Classification of Images using Color, CBIR Distance Measures and Genetic Programming: An evolutionary Experiment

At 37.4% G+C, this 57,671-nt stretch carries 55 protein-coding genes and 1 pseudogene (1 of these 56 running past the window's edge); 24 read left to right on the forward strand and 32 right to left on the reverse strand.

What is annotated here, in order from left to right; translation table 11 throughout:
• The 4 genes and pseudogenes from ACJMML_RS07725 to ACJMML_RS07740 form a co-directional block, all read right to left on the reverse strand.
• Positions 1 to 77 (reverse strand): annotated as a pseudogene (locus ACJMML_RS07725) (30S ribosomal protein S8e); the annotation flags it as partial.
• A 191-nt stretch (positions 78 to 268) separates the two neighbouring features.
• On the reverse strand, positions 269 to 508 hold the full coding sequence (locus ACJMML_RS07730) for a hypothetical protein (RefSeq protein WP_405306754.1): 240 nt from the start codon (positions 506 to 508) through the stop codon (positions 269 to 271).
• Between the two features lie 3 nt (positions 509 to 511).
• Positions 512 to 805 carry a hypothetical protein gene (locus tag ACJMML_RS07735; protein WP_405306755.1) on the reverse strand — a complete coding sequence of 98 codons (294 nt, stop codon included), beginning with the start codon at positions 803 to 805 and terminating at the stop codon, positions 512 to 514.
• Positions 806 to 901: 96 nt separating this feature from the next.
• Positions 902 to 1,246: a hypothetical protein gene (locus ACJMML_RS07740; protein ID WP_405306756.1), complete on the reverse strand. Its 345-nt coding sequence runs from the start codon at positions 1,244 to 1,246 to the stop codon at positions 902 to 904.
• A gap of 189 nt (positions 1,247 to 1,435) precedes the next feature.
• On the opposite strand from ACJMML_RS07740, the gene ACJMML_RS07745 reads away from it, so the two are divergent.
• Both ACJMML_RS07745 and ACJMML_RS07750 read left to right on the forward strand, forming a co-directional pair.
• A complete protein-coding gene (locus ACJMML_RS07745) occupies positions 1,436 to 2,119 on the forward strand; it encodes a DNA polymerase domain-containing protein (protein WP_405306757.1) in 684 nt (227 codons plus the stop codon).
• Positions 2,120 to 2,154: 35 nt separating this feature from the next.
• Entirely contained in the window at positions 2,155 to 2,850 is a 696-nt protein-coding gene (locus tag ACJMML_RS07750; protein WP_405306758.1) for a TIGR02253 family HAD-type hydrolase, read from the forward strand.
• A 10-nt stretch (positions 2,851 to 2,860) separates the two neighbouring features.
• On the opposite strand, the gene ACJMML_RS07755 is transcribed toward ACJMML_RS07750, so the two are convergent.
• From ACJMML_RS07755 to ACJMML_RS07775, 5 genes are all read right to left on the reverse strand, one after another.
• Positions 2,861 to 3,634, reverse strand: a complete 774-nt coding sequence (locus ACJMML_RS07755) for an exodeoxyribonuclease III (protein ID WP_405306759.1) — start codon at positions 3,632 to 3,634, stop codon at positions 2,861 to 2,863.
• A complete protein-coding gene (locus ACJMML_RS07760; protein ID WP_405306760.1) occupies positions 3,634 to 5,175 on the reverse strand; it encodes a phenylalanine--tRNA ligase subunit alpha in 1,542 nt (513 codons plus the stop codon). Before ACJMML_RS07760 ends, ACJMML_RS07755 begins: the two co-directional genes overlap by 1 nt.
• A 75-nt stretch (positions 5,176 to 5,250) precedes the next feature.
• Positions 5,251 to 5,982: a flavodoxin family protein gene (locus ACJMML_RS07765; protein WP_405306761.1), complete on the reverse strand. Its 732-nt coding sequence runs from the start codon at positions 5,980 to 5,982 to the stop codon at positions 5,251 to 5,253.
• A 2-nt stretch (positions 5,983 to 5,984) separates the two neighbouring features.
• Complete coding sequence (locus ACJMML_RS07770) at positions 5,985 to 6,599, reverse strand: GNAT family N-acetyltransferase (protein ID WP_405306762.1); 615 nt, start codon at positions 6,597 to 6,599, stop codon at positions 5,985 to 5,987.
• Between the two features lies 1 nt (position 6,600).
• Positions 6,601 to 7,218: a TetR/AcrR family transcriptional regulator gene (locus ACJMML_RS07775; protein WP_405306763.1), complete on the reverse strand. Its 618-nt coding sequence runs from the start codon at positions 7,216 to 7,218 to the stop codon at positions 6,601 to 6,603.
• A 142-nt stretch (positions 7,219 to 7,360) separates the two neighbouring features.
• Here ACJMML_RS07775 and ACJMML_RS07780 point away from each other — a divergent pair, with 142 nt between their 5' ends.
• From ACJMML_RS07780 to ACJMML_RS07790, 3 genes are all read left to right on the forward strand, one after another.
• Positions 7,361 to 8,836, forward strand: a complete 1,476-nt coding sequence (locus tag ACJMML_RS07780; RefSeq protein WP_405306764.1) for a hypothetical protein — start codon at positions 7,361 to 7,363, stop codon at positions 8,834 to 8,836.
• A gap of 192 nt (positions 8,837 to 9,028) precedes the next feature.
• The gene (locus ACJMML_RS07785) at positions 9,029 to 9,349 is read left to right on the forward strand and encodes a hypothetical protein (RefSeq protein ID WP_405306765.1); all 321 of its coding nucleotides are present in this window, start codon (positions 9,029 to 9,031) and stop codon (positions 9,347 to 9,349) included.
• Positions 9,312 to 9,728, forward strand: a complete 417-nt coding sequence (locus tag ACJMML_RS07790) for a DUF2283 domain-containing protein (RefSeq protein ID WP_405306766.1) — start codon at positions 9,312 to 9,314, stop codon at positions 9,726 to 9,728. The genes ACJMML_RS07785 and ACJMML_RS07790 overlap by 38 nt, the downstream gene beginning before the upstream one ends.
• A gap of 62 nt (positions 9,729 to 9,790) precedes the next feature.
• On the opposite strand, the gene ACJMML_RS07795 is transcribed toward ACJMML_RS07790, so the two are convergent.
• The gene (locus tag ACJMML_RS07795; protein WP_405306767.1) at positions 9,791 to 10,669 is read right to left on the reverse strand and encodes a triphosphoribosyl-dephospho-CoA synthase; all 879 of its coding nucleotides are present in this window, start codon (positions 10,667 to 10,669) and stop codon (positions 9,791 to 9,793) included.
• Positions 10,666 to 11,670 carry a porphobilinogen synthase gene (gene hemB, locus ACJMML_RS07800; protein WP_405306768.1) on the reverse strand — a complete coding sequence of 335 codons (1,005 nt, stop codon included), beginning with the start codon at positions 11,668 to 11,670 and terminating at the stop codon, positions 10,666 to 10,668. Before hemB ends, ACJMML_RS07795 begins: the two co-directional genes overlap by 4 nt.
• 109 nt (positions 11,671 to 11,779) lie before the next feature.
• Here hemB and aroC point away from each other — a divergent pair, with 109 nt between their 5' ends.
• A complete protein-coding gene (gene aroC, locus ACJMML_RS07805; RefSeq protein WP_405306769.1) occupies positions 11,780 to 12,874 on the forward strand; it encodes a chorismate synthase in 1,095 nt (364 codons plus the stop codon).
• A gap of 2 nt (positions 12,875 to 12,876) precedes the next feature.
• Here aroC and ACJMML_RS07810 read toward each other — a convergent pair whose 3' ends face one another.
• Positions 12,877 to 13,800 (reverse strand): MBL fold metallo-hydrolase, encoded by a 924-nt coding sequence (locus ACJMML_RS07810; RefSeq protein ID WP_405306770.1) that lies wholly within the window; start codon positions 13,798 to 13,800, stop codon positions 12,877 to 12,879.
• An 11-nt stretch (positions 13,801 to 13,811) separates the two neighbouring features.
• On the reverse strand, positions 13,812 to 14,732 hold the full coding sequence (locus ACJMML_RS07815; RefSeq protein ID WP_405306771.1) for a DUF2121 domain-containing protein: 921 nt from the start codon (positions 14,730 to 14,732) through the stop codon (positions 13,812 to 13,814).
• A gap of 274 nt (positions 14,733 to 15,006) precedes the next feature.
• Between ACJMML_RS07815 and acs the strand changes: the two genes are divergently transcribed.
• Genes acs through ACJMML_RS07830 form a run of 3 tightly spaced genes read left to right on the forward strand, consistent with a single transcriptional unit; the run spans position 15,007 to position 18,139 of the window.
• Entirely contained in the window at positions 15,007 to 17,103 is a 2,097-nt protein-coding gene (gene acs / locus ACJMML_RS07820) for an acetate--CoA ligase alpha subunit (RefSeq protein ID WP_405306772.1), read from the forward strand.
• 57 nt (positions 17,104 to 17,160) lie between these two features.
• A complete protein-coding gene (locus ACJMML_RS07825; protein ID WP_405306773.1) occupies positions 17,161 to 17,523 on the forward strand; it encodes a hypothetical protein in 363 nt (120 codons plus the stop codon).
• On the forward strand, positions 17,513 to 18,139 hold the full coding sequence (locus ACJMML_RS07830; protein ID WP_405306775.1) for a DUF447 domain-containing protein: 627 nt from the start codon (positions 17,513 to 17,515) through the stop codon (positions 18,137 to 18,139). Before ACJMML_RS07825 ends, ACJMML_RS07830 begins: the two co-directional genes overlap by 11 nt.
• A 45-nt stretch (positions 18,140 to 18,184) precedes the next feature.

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In this thesis a novel approach to image classification is presented. The thesis explores the use of color feature vectors and CBIR retrieval methods in combination with Genetic Programming to achieve a classification system able to build classes based on training sets, and determine if an image is a part of a specific class or not. A test bench has been built, with methods for extracting color features, both segmented and whole, from images. CBIR distance-algorithms have been implemented, and the algorithms used are histogram Euclidian distance, histogram intersection distance and histogram quadratic distance. The genetic program consists of a function set for adjusting weights which corresponds to the extracted feature vectors. Fitness of the individual genomes is measured by using the CBIR distance algorithms, seeking to minimize the distance between the individual images in the training set. A classification routine is proposed, utilizing the feature vectors from the image in question, and weights generated in the genetic program in order to determine if the image belongs to the trained class. A test set of images is used to determine the accuracy of the method. The results shows that it is possible to classify images using this method, but that it requires further exploration to make it capable of good results.